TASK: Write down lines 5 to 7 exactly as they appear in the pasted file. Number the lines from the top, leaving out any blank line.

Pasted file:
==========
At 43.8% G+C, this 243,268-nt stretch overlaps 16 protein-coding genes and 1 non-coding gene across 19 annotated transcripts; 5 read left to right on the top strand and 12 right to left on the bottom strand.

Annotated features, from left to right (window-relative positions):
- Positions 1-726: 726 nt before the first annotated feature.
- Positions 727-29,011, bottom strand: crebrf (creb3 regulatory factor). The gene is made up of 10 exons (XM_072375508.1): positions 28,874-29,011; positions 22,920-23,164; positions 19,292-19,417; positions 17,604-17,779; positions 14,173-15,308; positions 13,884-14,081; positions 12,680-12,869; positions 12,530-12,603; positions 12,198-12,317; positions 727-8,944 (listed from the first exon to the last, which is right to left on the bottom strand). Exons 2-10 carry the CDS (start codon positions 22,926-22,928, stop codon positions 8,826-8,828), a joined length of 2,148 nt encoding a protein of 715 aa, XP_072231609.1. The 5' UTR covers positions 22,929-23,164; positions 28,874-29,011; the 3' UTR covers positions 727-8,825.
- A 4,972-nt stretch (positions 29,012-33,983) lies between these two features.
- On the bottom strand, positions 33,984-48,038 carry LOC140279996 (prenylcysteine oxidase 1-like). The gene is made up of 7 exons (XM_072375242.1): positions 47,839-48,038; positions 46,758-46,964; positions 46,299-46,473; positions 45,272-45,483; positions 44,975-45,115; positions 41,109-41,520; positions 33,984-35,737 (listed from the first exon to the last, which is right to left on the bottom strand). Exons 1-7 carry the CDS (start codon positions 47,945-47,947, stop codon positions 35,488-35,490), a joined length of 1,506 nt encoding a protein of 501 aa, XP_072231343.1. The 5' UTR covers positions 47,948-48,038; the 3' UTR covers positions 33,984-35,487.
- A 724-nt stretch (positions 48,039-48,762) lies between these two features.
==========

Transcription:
- A 4,972-nt stretch (positions 29,012-33,983) lies between these two features.
- On the bottom strand, positions 33,984-48,038 carry LOC140279996 (prenylcysteine oxidase 1-like). The gene is made up of 7 exons (XM_072375242.1): positions 47,839-48,038; positions 46,758-46,964; positions 46,299-46,473; positions 45,272-45,483; positions 44,975-45,115; positions 41,109-41,520; positions 33,984-35,737 (listed from the first exon to the last, which is right to left on the bottom strand). Exons 1-7 carry the CDS (start codon positions 47,945-47,947, stop codon positions 35,488-35,490), a joined length of 1,506 nt encoding a protein of 501 aa, XP_072231343.1. The 5' UTR covers positions 47,948-48,038; the 3' UTR covers positions 33,984-35,487.
- A 724-nt stretch (positions 48,039-48,762) lies between these two features.